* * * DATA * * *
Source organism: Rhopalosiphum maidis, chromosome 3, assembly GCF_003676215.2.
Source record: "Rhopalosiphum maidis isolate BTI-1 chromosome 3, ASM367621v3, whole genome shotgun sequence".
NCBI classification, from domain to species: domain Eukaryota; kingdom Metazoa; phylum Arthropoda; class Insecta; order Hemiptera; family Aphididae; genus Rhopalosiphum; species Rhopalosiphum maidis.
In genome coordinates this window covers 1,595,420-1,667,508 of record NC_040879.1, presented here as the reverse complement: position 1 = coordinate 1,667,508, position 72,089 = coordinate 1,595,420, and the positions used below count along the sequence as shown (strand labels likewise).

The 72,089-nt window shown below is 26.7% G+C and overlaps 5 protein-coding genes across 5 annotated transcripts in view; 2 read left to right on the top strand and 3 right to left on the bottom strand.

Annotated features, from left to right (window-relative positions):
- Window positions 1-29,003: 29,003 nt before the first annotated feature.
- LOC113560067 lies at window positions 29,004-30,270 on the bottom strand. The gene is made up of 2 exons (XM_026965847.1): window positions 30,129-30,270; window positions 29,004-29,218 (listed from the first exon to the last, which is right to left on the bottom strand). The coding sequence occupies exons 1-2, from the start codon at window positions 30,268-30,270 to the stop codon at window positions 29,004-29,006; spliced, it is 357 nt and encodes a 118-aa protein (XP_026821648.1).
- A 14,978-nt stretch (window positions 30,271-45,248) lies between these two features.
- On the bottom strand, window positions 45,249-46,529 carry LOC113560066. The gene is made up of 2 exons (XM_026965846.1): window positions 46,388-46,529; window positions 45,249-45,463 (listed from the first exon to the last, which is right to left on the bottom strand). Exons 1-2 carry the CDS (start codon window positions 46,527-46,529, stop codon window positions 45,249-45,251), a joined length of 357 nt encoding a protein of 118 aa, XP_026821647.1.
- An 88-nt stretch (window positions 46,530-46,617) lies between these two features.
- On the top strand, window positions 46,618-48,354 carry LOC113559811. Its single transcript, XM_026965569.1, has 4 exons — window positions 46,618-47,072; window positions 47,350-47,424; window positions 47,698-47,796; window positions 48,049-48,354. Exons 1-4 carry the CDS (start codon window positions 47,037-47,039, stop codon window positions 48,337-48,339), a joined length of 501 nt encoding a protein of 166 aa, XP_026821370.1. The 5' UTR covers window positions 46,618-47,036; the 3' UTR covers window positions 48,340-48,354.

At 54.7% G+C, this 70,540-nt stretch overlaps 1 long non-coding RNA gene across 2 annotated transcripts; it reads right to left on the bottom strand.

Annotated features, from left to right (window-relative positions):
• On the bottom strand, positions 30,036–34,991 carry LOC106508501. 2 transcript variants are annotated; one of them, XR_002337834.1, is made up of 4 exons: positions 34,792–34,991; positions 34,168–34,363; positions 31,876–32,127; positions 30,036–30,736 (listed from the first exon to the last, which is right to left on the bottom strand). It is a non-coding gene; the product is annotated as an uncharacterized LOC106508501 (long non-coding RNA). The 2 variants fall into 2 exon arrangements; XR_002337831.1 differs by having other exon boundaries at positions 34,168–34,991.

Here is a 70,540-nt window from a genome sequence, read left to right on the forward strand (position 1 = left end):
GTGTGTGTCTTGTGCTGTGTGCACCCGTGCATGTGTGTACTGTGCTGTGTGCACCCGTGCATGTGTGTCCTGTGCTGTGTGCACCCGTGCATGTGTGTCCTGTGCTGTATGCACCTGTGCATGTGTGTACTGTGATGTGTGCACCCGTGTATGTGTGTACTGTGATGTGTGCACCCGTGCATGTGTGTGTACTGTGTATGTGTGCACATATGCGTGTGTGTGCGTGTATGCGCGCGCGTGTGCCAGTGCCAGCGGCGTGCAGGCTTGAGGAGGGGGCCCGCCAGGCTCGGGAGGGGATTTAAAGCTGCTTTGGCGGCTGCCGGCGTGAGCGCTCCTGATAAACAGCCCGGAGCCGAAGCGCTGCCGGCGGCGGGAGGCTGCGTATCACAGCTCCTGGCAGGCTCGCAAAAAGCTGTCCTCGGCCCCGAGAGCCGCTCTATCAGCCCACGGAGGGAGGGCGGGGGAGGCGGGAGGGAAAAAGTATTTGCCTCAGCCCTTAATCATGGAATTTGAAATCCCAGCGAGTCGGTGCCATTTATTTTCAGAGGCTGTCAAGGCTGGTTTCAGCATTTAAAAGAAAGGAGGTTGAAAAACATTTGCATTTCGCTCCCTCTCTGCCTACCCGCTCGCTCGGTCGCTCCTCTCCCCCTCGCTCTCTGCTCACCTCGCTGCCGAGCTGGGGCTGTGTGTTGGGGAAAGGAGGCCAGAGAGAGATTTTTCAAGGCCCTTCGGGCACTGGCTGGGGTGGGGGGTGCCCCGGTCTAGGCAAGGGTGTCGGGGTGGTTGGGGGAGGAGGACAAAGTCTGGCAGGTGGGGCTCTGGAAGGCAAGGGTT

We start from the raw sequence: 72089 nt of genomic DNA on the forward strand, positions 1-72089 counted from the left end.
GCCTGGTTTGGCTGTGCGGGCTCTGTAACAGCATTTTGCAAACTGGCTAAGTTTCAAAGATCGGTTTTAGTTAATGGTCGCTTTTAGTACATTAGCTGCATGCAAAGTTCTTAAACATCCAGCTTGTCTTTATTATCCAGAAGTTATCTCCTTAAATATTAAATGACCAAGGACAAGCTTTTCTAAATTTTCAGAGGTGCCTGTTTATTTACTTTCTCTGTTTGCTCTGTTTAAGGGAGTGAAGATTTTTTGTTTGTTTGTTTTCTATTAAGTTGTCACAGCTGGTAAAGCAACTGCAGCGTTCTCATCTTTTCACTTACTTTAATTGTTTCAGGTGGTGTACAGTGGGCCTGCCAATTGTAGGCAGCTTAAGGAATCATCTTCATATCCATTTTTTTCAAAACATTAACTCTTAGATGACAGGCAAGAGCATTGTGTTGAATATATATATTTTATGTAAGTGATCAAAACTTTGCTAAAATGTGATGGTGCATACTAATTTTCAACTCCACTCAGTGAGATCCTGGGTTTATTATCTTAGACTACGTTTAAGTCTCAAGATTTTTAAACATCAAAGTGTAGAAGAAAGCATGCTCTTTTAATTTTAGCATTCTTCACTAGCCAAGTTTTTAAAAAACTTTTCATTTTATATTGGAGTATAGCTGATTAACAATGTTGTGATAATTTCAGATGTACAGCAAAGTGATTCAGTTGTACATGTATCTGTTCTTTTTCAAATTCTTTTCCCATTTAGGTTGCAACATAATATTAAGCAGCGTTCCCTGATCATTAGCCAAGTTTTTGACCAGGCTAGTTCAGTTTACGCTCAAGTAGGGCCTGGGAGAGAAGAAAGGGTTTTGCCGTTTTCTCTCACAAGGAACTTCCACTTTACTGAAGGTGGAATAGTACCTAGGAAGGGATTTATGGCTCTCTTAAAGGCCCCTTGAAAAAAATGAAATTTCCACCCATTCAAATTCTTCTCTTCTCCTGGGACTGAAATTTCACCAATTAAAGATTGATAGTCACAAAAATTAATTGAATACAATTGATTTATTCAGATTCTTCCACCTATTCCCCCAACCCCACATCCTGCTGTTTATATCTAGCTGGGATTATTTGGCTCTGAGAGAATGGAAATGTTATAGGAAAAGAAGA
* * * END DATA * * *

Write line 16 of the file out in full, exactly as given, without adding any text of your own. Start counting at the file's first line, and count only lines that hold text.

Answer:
Here is a 70,540-nt window from a genome sequence, read left to right on the forward strand (position 1 = left end):